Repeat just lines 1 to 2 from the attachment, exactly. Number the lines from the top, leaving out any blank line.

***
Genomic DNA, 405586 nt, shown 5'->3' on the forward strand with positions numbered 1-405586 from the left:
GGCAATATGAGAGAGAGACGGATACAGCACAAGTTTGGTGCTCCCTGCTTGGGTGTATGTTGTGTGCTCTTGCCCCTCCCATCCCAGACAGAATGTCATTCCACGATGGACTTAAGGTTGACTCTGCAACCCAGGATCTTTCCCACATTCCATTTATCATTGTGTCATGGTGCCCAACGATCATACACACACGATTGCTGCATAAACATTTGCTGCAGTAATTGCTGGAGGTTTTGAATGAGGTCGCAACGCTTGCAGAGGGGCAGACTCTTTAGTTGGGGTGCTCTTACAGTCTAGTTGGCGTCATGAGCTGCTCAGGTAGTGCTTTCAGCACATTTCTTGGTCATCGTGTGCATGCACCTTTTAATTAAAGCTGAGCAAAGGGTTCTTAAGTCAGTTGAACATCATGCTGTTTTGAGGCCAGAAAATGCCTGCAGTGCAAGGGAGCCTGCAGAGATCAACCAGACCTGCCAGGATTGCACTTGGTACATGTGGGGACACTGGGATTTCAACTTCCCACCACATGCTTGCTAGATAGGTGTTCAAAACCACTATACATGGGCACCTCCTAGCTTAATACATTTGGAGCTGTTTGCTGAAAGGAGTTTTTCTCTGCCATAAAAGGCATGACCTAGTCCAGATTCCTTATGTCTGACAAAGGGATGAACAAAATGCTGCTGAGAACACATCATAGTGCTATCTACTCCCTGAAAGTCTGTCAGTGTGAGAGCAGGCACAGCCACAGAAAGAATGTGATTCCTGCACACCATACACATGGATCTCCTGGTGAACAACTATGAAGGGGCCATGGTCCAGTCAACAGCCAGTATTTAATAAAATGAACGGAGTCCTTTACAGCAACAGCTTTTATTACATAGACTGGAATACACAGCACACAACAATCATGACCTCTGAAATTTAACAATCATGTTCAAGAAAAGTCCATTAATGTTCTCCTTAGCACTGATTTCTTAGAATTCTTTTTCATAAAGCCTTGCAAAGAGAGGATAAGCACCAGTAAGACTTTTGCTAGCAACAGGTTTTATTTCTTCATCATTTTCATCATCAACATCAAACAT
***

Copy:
Genomic DNA, 405586 nt, shown 5'->3' on the forward strand with positions numbered 1-405586 from the left:
GGCAATATGAGAGAGAGACGGATACAGCACAAGTTTGGTGCTCCCTGCTTGGGTGTATGTTGTGTGCTCTTGCCCCTCCCATCCCAGACAGAATGTCATTCCACGATGGACTTAAGGTTGACTCTGCAACCCAGGATCTTTCCCACATTCCATTTATCATTGTGTCATGGTGCCCAACGATCATACACACACGATTGCTGCATAAACATTTGCTGCAGTAATTGCTGGAGGTTTTGAATGAGGTCGCAACGCTTGCAGAGGGGCAGACTCTTTAGTTGGGGTGCTCTTACAGTCTAGTTGGCGTCATGAGCTGCTCAGGTAGTGCTTTCAGCACATTTCTTGGTCATCGTGTGCATGCACCTTTTAATTAAAGCTGAGCAAAGGGTTCTTAAGTCAGTTGAACATCATGCTGTTTTGAGGCCAGAAAATGCCTGCAGTGCAAGGGAGCCTGCAGAGATCAACCAGACCTGCCAGGATTGCACTTGGTACATGTGGGGACACTGGGATTTCAACTTCCCACCACATGCTTGCTAGATAGGTGTTCAAAACCACTATACATGGGCACCTCCTAGCTTAATACATTTGGAGCTGTTTGCTGAAAGGAGTTTTTCTCTGCCATAAAAGGCATGACCTAGTCCAGATTCCTTATGTCTGACAAAGGGATGAACAAAATGCTGCTGAGAACACATCATAGTGCTATCTACTCCCTGAAAGTCTGTCAGTGTGAGAGCAGGCACAGCCACAGAAAGAATGTGATTCCTGCACACCATACACATGGATCTCCTGGTGAACAACTATGAAGGGGCCATGGTCCAGTCAACAGCCAGTATTTAATAAAATGAACGGAGTCCTTTACAGCAACAGCTTTTATTACATAGACTGGAATACACAGCACACAACAATCATGACCTCTGAAATTTAACAATCATGTTCAAGAAAAGTCCATTAATGTTCTCCTTAGCACTGATTTCTTAGAATTCTTTTTCATAAAGCCTTGCAAAGAGAGGATAAGCACCAGTAAGACTTTTGCTAGCAACAGGTTTTATTTCTTCATCATTTTCATCATCAACATCAAACAT